Microsoft has pushed three cumulative updates for Windows 10. These updates combine security fixes with non-security bug fixes.
However, Microsoft has not said what is in these cumulative updates. While the security content is quite fully described, explanations of the non-security fixes have been lacking.
Microsoft is trying a Windows-as-a-Service concept, in which it releases a steady stream of fixes and functional improvements. Releasing lots of updates is supposed to reassure people and administrators that things are getting fixed.
But Microsoft is getting slammed for not saying what is being fixed and why. Microsoft has publically said that it “may choose” to perform “additional promotion” of new features depending on their “significance,” there’s no intention of providing full release notes. Future patches are going to continue to say nothing more than “This update includes improvements to enhance the functionality of Windows 10”.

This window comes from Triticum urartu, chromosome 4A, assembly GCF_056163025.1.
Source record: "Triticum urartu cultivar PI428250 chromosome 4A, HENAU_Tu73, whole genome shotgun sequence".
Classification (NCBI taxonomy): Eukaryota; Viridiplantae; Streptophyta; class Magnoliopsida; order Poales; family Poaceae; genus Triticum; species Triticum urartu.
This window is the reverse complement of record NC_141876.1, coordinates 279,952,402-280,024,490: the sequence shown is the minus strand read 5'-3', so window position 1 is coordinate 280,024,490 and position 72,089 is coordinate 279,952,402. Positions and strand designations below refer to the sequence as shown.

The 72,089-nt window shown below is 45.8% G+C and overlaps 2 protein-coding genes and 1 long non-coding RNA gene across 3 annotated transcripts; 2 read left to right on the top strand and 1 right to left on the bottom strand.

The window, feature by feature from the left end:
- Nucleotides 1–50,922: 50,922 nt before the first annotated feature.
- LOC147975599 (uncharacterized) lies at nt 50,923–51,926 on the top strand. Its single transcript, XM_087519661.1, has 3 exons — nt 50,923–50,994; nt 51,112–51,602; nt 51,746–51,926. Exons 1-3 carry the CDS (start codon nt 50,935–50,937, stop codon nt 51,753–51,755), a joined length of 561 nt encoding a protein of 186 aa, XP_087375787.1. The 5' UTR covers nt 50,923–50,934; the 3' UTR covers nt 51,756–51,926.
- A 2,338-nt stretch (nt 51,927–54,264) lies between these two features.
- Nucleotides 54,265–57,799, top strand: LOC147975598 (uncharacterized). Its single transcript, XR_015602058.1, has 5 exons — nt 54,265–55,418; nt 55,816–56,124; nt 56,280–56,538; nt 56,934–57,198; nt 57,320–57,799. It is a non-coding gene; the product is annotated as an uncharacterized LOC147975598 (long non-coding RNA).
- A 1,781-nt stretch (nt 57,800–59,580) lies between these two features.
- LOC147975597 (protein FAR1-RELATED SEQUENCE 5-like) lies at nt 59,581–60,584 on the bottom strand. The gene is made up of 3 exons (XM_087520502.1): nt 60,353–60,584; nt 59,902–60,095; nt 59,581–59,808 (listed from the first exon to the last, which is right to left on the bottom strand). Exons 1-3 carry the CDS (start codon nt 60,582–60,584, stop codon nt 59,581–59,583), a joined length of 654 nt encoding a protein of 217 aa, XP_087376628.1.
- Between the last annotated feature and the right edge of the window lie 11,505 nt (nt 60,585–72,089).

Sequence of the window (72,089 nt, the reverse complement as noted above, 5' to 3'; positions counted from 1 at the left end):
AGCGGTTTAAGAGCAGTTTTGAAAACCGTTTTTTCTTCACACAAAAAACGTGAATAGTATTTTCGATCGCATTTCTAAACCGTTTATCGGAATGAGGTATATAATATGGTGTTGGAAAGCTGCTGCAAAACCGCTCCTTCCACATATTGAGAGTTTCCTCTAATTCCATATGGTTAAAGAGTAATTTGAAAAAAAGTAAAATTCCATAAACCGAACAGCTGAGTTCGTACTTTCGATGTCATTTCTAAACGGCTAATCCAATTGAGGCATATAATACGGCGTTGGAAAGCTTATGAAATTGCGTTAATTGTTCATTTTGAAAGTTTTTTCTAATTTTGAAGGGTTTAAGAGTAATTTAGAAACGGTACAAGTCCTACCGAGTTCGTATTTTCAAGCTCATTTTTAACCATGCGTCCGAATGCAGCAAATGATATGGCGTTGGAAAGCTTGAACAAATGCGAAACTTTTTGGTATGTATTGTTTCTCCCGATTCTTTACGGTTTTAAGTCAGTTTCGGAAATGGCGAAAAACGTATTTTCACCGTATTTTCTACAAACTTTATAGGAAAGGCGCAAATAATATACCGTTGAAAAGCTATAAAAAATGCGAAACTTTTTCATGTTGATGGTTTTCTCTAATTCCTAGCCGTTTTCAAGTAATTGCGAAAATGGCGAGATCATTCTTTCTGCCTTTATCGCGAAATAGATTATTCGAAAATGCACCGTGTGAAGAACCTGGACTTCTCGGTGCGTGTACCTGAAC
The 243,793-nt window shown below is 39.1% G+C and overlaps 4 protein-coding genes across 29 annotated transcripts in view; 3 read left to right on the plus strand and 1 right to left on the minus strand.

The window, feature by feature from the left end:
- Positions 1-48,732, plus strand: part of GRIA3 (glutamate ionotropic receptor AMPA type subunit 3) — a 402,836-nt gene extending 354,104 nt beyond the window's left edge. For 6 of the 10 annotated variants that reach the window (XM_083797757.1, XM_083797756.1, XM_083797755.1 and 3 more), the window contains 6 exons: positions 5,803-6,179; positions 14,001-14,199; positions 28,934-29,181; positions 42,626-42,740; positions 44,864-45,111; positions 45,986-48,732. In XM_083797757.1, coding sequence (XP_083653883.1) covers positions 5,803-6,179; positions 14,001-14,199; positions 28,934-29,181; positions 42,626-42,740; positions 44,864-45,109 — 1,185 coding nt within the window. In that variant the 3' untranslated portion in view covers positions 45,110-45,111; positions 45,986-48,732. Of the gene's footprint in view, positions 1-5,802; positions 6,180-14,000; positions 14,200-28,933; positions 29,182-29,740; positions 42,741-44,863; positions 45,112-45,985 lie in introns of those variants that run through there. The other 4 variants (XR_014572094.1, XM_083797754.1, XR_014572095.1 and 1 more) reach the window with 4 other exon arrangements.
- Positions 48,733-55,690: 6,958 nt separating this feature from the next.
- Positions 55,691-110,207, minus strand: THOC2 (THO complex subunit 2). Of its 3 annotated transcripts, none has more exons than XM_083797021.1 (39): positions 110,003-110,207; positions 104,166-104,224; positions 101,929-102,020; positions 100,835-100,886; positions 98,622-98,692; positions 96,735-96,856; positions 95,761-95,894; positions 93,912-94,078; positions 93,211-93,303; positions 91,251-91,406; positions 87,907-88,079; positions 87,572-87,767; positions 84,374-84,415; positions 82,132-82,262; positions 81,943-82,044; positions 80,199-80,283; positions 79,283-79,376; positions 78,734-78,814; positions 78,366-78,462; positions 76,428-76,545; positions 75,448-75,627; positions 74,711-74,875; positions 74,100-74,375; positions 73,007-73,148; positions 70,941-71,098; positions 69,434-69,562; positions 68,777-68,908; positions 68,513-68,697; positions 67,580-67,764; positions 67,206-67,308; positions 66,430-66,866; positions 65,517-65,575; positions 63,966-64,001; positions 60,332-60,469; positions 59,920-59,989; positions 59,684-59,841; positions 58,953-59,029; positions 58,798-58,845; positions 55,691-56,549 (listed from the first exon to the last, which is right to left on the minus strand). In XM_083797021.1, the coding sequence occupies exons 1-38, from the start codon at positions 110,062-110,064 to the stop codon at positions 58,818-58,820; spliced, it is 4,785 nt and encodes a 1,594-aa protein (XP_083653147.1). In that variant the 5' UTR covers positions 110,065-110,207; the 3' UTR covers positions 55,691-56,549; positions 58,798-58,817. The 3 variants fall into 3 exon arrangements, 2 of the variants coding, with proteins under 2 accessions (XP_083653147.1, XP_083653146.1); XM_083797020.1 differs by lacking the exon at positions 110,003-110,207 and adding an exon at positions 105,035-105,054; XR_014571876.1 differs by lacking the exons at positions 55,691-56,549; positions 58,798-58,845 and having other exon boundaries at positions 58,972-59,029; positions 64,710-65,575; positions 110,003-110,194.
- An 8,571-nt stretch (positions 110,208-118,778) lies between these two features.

While Microsoft is not the only paternalistic software outfit which thinks it knows better than its customers, others feel it is important to clearly describe the fixes and features that an update includes.
The problem is that Windows 10 has to sell itself to software administrators who do not like the idea of installing something unknown into their networks.